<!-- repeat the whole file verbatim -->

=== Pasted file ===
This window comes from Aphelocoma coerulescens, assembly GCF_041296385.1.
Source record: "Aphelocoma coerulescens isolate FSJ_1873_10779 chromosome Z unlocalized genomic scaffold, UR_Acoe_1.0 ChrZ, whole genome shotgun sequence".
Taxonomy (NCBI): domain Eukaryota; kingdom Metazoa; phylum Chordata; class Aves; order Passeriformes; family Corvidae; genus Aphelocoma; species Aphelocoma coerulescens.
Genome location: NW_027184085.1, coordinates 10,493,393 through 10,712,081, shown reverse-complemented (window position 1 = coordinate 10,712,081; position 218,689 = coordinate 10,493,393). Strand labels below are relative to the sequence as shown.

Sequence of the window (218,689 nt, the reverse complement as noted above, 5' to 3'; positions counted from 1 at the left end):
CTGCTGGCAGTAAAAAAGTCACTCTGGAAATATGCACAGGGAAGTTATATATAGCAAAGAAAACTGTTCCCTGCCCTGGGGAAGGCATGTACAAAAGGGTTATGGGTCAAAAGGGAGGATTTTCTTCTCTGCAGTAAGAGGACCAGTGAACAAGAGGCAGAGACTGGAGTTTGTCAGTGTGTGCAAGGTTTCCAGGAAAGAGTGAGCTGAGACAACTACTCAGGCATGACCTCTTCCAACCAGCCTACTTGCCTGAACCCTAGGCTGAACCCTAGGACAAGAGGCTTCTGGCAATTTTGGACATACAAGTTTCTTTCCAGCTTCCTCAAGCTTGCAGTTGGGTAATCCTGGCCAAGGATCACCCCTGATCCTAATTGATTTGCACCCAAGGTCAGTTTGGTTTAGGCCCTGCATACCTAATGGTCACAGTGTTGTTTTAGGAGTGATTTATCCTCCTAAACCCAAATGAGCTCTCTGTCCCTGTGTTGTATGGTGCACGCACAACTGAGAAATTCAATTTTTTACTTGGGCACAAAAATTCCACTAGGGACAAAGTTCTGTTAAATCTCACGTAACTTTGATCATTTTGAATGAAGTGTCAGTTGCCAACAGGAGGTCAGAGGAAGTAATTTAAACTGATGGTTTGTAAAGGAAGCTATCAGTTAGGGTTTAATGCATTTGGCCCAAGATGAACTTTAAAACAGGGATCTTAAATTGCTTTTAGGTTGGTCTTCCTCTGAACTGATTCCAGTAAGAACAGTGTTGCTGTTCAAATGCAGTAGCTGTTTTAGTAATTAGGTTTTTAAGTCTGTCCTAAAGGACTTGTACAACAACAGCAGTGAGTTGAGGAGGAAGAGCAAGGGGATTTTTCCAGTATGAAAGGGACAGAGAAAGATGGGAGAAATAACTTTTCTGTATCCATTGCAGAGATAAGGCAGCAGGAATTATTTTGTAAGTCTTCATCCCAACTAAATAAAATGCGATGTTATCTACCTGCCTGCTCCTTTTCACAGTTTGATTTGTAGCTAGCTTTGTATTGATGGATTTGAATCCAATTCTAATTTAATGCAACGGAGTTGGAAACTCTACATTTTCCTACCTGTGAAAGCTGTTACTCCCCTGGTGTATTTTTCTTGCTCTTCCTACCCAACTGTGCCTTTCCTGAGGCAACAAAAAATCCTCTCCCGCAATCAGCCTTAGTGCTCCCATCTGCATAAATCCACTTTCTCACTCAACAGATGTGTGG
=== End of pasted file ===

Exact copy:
This window comes from Aphelocoma coerulescens, assembly GCF_041296385.1.
Source record: "Aphelocoma coerulescens isolate FSJ_1873_10779 chromosome Z unlocalized genomic scaffold, UR_Acoe_1.0 ChrZ, whole genome shotgun sequence".
Taxonomy (NCBI): domain Eukaryota; kingdom Metazoa; phylum Chordata; class Aves; order Passeriformes; family Corvidae; genus Aphelocoma; species Aphelocoma coerulescens.
Genome location: NW_027184085.1, coordinates 10,493,393 through 10,712,081, shown reverse-complemented (window position 1 = coordinate 10,712,081; position 218,689 = coordinate 10,493,393). Strand labels below are relative to the sequence as shown.

Sequence of the window (218,689 nt, the reverse complement as noted above, 5' to 3'; positions counted from 1 at the left end):
CTGCTGGCAGTAAAAAAGTCACTCTGGAAATATGCACAGGGAAGTTATATATAGCAAAGAAAACTGTTCCCTGCCCTGGGGAAGGCATGTACAAAAGGGTTATGGGTCAAAAGGGAGGATTTTCTTCTCTGCAGTAAGAGGACCAGTGAACAAGAGGCAGAGACTGGAGTTTGTCAGTGTGTGCAAGGTTTCCAGGAAAGAGTGAGCTGAGACAACTACTCAGGCATGACCTCTTCCAACCAGCCTACTTGCCTGAACCCTAGGCTGAACCCTAGGACAAGAGGCTTCTGGCAATTTTGGACATACAAGTTTCTTTCCAGCTTCCTCAAGCTTGCAGTTGGGTAATCCTGGCCAAGGATCACCCCTGATCCTAATTGATTTGCACCCAAGGTCAGTTTGGTTTAGGCCCTGCATACCTAATGGTCACAGTGTTGTTTTAGGAGTGATTTATCCTCCTAAACCCAAATGAGCTCTCTGTCCCTGTGTTGTATGGTGCACGCACAACTGAGAAATTCAATTTTTTACTTGGGCACAAAAATTCCACTAGGGACAAAGTTCTGTTAAATCTCACGTAACTTTGATCATTTTGAATGAAGTGTCAGTTGCCAACAGGAGGTCAGAGGAAGTAATTTAAACTGATGGTTTGTAAAGGAAGCTATCAGTTAGGGTTTAATGCATTTGGCCCAAGATGAACTTTAAAACAGGGATCTTAAATTGCTTTTAGGTTGGTCTTCCTCTGAACTGATTCCAGTAAGAACAGTGTTGCTGTTCAAATGCAGTAGCTGTTTTAGTAATTAGGTTTTTAAGTCTGTCCTAAAGGACTTGTACAACAACAGCAGTGAGTTGAGGAGGAAGAGCAAGGGGATTTTTCCAGTATGAAAGGGACAGAGAAAGATGGGAGAAATAACTTTTCTGTATCCATTGCAGAGATAAGGCAGCAGGAATTATTTTGTAAGTCTTCATCCCAACTAAATAAAATGCGATGTTATCTACCTGCCTGCTCCTTTTCACAGTTTGATTTGTAGCTAGCTTTGTATTGATGGATTTGAATCCAATTCTAATTTAATGCAACGGAGTTGGAAACTCTACATTTTCCTACCTGTGAAAGCTGTTACTCCCCTGGTGTATTTTTCTTGCTCTTCCTACCCAACTGTGCCTTTCCTGAGGCAACAAAAAATCCTCTCCCGCAATCAGCCTTAGTGCTCCCATCTGCATAAATCCACTTTCTCACTCAACAGATGTGTGG